Interested in a job at Cubist? Check out our interview tips to learn how to prepare for and what to expect from an interview with us. These are our best practices for a successful interview—to help us ensure we’re the right fit and to find the best role for you.
Before the Interview
- We hope you have a strong interest in working in the field (and specifically with us). We find that the best candidates do some research on Cubist, or at least on the industry, prior to interviewing.
- We thrive on data, but we love anecdotes. Come prepared with examples or stories of where you have made an impact. If you are a PhD student or a recent graduate, be prepared to describe your research focus and publications to someone outside of your field.
- If a friend or former colleague at Cubist or another Point72 business knows you and knows your work product, ask them to ping the recruiting team before you come in.
- Make sure we have your most up to date resume (feel free to send us the latest to doublecheck!) and be transparent about any missing sections or time periods.
- You’ll have ample opportunity to ask us about Cubist and opportunities here, so feel free to prepare questions for us.
- We don’t wear suits and don’t expect you to either. Wear whatever makes you most comfortable. We’ve seen it all.
During the Interview
- Our interviews are meant to be a dialogue rather than an interrogation. We try to approach the interview as an opportunity to build a new long-term relationship in the industry, and we hope you will too.
- It’s OK to say “I don’t know” in the interview. If there is unfamiliar terminology, don’t assume it is unfamiliar content; feel free to say, “I may know the idea, but I am not familiar with that term.” Definitely try not to overstate your expertise in a particular field.
- Often we’ll ask a question to test the boundaries of your knowledge. Feel free to ask for clarification if you don’t fully understand a question. Be vocal about what you don’t know yet or what you would like to learn.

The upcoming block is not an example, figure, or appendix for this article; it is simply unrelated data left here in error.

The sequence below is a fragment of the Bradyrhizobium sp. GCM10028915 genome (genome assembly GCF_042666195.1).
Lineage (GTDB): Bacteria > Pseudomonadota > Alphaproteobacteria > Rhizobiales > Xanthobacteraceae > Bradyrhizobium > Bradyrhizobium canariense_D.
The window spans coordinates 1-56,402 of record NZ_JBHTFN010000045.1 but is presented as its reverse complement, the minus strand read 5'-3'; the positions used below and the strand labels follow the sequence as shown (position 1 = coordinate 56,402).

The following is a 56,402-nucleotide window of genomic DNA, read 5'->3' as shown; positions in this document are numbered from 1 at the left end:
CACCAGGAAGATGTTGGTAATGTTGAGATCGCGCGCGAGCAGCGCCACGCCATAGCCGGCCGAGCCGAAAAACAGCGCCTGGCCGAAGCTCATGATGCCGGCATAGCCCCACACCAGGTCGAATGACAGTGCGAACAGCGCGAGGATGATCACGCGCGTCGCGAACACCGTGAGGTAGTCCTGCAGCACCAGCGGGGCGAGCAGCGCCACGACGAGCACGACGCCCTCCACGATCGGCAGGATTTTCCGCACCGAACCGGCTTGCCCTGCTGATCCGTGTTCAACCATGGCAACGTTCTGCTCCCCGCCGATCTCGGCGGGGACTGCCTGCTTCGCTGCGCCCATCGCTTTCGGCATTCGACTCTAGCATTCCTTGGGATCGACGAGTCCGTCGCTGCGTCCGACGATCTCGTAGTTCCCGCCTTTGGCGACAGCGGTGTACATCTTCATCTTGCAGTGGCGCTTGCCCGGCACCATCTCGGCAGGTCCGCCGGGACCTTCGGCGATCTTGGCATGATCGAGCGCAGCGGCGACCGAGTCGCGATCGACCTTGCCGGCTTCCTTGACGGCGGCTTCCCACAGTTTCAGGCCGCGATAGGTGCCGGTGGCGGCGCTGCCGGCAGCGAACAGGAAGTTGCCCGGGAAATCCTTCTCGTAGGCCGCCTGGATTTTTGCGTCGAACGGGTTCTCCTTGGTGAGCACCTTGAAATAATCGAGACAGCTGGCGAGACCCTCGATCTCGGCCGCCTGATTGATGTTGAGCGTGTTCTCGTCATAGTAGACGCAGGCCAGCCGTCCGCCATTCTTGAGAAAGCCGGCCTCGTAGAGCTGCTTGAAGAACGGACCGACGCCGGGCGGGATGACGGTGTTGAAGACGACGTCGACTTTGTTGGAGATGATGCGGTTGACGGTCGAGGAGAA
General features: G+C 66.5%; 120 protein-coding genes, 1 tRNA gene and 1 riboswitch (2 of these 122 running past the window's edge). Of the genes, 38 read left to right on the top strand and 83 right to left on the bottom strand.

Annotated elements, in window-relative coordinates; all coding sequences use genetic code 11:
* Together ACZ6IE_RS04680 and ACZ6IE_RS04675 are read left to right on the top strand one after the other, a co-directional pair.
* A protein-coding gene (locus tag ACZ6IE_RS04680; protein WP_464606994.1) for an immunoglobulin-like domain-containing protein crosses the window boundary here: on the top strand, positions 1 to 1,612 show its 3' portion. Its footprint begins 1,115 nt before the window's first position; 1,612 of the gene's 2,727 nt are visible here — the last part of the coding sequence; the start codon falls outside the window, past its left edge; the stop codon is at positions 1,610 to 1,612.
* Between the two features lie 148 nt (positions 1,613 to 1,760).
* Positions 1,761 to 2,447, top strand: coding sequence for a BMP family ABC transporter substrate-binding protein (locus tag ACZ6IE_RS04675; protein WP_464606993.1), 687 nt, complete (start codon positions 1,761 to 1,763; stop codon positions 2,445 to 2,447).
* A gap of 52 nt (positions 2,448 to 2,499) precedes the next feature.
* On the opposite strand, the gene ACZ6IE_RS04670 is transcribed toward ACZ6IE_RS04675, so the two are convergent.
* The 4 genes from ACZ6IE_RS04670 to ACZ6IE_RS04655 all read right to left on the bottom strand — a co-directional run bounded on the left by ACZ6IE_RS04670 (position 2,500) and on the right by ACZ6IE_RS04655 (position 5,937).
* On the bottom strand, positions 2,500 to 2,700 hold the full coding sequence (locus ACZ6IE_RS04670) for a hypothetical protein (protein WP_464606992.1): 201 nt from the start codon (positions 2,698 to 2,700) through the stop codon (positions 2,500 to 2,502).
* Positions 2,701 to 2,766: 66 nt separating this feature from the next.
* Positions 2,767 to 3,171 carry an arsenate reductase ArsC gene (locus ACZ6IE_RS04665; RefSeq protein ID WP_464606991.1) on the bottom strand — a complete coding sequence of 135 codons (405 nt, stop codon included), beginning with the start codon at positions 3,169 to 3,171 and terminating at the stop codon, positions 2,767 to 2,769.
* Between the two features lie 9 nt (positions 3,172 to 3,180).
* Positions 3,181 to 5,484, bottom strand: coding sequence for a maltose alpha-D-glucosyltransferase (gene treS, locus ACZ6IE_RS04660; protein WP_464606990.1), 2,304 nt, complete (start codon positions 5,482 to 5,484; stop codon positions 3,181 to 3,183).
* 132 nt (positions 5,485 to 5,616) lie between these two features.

- We value authenticity. We won’t oversell you on an opportunity here. We hope that you won’t try to give the answer you think we want to hear. The more careful and comprehensive you are in your answers, the better job we can do to find a role that matches your skills and aspirations.
- Feel free to jot things down on a piece of paper or on the white board to answer a question during the interview, especially if you think it will make your answer clearer.
- We want to make sure that we find the role that is the best fit for you. Come to the interview with a clear rubric for your job search. If you can articulate the criteria most important to your decision, we can help to make the right match.
- We’d like to get to know you as an individual and not just as an employee. Do you play a lot of poker? Are you a badminton champion? Do you write poetry? Are you deeply involved with a non-profit? If you have passions, activities, or accomplishments outside of work that you’d like to share, we’d love to hear about them.
- There’s a chance you’ll be speaking with multiple people and members of a few different teams, so you might get the same question more than once. We appreciate you bearing with us.
- Be prepared for some tough games, mental challenges, and hypothetical problems. Many questions we will ask you don’t have a “right” answer. We’re more interested in learning about how you think.
- We might ask you to work on a project during the process, so we can get a better feel for what it would be like to work together. In this context, we want you to feel comfortable treating us as you would treat your current colleagues.
- We know your time is valuable – and ours is, too. If a conversation is heading in a direction where it doesn’t seem like there is a promising opportunity here, we won’t be insulted if you tell us, even in the midst of a particular interview.
After the Interview
- Feel free to follow up with us after the interview. If you feel like you forgot to mention something relevant in the interview process, please send us a note afterwards.